Welcome back to our course on Embedded Systems!
In this lesson let us learn get a brief overview of
- what embedded systems are,
- what are the different types of embedded systems, and
- what are the various forms that embedded systems can take.
For those of you who learn better through videos, here is this this weeks lesson in video format.
Embedded systems come in a wide variety of sizes and complexities and are hence a bit hard to “define”. Let’s first try and get a basic understanding of what an embedded system really is and how to classify them.
What is an embedded system? A simple definition would be, an embedded system is a “special purpose computer” purpose-built to serve a specific purpose.
For example, both a calculator and a Laptop compute stuff, but a calculator is a special-purpose computer that can only do “calculations” while you can do a variety of stuff on your laptop!
To understand what this really means, let’s take a closer look at the definition by looking at the individual words. Let’s first have a look at the term “Computer” to try and understand where that term came from.
Computer: Is this a ‘who’ or an ‘it’?
The word computer comes from a job title our society had long before the electronics era (before the time calculators and computers were invented). This job is basically held by a person very good at math, to do accounting for businesses (These guys used an abacus, pen, and paper to do the math!). Then some inventions came up that made computing easier and hence we named them “computers”. Next, let’s take a look at what we mean by “Special purpose”.
General-purpose versus Special purpose
To understand this phrase, let’s have a look at the other end of the spectrum which is “general purpose” computers. General-purpose computers are the ones that we use every day like desktops and laptops and Macs.
Even our smartphones and tablets are more towards the general-purpose end of the spectrum, which means they have more than one specific purpose. For example, even though the smartphone’s main purpose is communication (through emails, texts, voice, and video), they are designed for other purposes like hearing songs, listening to audiobooks, seeing videos, reading ebooks, browsing the internet, gaming, and photography.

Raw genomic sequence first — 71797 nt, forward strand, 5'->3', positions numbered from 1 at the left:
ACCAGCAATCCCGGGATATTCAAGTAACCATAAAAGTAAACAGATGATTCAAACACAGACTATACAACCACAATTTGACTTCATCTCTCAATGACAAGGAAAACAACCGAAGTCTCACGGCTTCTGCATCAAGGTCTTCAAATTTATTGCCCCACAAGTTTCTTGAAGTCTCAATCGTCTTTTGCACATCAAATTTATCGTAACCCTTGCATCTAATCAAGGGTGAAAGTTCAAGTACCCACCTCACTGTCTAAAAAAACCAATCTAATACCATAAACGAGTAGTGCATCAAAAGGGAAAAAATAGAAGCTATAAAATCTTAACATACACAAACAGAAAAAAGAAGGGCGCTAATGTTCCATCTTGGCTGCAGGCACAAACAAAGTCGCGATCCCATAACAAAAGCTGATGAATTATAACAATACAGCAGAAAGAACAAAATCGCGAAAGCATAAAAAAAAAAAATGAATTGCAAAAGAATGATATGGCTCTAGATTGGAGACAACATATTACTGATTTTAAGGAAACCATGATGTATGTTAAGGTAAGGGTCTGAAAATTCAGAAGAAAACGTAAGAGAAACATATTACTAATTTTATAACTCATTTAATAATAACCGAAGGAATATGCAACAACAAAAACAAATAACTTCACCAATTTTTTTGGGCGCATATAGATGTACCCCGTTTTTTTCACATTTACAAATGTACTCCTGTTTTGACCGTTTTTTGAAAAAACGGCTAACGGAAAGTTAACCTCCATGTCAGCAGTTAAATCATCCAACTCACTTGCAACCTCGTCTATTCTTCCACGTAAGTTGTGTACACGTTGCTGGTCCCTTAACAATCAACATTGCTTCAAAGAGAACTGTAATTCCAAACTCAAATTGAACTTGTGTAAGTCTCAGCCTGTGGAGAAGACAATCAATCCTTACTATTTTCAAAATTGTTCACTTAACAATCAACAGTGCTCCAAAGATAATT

On the other end of the spectrum are embedded systems, whose purposes are very specific to serve a particular function. A popular example is a calculator. It’s one and only job is to do calculations!
Classification of embedded systems
Embedded systems can come in 3 flavors
- Standalone systems
- Network of systems
The term “embedded” stands for placed inside something bigger. This flavor of embedded systems is usually part of larger systems. A popular example includes a digital display in your car.
Here the car is a larger system and the display is embedded inside the car. Other examples include the timing and display circuits of your microwave ovens and washing machines and dishwashers. Even parts of a computer like a keyboard and a mouse are basically embedded systems. Independently these embedded systems are useless, but they aid the larger system to do their task.
This class is pretty self-explanatory, its a device that can perform its functions independently. Examples include
- USB drives are used to store data
- mp3 players can play music
- digital cameras take pictures and
- digital watches tell us time!
Although they are not “embedded” into something bigger, the components and techniques used to build these systems belong to the same class as the “subsystems” class of embedded systems and hence are viewed as embedded systems too!
Network of systems
A famous example of this type of system is home automation. Here several sensors are placed throughout your home and their collective duty is to perform home automation. This is the latest trend in this field, and more products are developed in this class of embedded systems.
There is a special subclass of this class, where this “network” spans throughout the globe, This type of system is popularly known as the Internet of Things or IoT for short!
These are the 3 main classes of embedded systems.
Any embedded system can be thought of as 2 separate parts
- Embedded Hardware (the body of the system) and
- Embedded Software (the brains of the system
In the next lesson of this series we will learn about the brain of the system, i.e. Embedded Software!
I will see you guys next week with the next installment of this course!